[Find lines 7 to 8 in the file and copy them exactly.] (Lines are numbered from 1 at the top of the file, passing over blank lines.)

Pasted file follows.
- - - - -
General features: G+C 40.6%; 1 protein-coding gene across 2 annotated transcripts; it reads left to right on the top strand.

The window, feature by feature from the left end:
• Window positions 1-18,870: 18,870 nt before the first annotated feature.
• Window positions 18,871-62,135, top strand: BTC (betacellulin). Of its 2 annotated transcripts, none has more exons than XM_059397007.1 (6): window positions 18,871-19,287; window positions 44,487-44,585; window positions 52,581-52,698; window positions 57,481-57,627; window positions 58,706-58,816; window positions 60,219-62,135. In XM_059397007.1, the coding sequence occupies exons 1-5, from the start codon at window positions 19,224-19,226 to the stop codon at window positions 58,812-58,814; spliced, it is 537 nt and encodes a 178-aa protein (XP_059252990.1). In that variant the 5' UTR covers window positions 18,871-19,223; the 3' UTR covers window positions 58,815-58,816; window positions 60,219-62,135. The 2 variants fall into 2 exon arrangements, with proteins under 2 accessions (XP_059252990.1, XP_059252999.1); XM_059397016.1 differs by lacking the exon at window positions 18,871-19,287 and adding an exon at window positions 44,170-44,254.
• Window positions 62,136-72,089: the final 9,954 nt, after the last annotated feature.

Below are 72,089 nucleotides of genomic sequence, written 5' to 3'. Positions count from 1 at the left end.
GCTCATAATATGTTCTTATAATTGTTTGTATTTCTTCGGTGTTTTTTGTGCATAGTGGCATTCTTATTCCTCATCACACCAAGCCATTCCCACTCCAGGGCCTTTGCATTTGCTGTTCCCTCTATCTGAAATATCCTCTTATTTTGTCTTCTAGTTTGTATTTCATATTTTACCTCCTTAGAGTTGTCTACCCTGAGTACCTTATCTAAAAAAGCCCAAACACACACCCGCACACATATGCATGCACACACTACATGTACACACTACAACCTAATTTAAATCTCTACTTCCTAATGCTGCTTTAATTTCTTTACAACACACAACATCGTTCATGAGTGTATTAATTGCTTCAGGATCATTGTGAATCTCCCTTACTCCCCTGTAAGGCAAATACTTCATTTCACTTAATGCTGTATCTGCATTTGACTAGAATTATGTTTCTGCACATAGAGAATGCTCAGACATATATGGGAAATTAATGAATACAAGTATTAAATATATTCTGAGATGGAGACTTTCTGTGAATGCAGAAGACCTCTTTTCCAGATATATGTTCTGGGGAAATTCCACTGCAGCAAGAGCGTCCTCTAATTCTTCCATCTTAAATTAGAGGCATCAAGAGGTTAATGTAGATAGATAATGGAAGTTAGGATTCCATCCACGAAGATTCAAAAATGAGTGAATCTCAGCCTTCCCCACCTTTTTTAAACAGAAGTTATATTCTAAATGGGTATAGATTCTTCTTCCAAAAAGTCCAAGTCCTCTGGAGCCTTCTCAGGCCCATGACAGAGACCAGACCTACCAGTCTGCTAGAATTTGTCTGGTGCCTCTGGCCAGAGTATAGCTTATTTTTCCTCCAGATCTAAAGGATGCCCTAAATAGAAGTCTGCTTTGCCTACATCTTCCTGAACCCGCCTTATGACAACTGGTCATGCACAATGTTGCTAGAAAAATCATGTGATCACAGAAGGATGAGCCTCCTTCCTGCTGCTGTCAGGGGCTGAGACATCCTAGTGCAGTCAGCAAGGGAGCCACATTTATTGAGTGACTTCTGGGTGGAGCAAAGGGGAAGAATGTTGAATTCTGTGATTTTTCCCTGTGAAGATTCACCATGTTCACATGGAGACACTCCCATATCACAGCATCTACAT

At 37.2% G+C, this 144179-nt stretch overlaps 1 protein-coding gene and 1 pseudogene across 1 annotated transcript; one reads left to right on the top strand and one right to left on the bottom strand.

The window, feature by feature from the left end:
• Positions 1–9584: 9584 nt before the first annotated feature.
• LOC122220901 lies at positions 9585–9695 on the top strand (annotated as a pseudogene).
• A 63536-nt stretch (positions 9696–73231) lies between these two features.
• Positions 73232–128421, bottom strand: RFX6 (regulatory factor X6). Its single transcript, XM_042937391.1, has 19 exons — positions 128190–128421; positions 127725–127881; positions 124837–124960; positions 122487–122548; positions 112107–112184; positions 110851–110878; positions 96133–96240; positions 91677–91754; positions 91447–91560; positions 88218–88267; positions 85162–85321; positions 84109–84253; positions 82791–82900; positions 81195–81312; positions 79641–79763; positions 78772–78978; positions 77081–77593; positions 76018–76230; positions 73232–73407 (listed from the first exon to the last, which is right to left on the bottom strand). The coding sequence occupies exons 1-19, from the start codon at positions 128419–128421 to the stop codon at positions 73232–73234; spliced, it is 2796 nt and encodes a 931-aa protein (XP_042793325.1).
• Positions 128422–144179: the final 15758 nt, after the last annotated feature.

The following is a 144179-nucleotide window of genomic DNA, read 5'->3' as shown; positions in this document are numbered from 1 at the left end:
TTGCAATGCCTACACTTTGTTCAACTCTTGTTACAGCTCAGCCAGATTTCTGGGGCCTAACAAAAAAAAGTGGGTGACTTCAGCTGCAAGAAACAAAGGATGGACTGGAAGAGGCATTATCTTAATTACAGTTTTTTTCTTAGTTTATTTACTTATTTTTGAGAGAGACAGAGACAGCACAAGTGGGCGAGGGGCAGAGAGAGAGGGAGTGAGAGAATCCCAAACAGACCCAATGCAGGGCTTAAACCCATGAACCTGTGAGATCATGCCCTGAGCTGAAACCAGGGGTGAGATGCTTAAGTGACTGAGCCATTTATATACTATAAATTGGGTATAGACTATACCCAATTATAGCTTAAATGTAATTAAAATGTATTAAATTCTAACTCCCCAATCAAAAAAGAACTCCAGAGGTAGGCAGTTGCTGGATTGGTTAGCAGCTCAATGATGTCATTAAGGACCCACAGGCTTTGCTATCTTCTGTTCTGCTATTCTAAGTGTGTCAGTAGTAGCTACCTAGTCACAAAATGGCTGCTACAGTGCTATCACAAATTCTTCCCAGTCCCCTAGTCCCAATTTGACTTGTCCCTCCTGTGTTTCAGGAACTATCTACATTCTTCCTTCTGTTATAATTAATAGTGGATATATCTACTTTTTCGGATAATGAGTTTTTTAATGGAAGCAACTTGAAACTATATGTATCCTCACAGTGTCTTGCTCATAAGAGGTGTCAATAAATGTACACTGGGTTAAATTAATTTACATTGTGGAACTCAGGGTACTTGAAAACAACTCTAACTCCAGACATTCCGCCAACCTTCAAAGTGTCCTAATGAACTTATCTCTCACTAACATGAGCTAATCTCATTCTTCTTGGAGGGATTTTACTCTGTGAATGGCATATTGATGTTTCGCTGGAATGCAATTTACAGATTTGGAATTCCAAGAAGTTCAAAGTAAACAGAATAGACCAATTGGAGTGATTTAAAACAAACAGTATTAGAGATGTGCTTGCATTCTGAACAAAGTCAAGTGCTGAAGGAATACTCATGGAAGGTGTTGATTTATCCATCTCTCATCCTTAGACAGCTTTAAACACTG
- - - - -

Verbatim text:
GCTCATAATATGTTCTTATAATTGTTTGTATTTCTTCGGTGTTTTTTGTGCATAGTGGCATTCTTATTCCTCATCACACCAAGCCATTCCCACTCCAGGGCCTTTGCATTTGCTGTTCCCTCTATCTGAAATATCCTCTTATTTTGTCTTCTAGTTTGTATTTCATATTTTACCTCCTTAGAGTTGTCTACCCTGAGTACCTTATCTAAAAAAGCCCAAACACACACCCGCACACATATGCATGCACACACTACATGTACACACTACAACCTAATTTAAATCTCTACTTCCTAATGCTGCTTTAATTTCTTTACAACACACAACATCGTTCATGAGTGTATTAATTGCTTCAGGATCATTGTGAATCTCCCTTACTCCCCTGTAAGGCAAATACTTCATTTCACTTAATGCTGTATCTGCATTTGACTAGAATTATGTTTCTGCACATAGAGAATGCTCAGACATATATGGGAAATTAATGAATACAAGTATTAAATATATTCTGAGATGGAGACTTTCTGTGAATGCAGAAGACCTCTTTTCCAGATATATGTTCTGGGGAAATTCCACTGCAGCAAGAGCGTCCTCTAATTCTTCCATCTTAAATTAGAGGCATCAAGAGGTTAATGTAGATAGATAATGGAAGTTAGGATTCCATCCACGAAGATTCAAAAATGAGTGAATCTCAGCCTTCCCCACCTTTTTTAAACAGAAGTTATATTCTAAATGGGTATAGATTCTTCTTCCAAAAAGTCCAAGTCCTCTGGAGCCTTCTCAGGCCCATGACAGAGACCAGACCTACCAGTCTGCTAGAATTTGTCTGGTGCCTCTGGCCAGAGTATAGCTTATTTTTCCTCCAGATCTAAAGGATGCCCTAAATAGAAGTCTGCTTTGCCTACATCTTCCTGAACCCGCCTTATGACAACTGGTCATGCACAATGTTGCTAGAAAAATCATGTGATCACAGAAGGATGAGCCTCCTTCCTGCTGCTGTCAGGGGCTGAGACATCCTAGTGCAGTCAGCAAGGGAGCCACATTTATTGAGTGACTTCTGGGTGGAGCAAAGGGGAAGAATGTTGAATTCTGTGATTTTTCCCTGTGAAGATTCACCATGTTCACATGGAGACACTCCCATATCACAGCATCTACAT

At 37.2% G+C, this 144179-nt stretch overlaps 1 protein-coding gene and 1 pseudogene across 1 annotated transcript; one reads left to right on the top strand and one right to left on the bottom strand.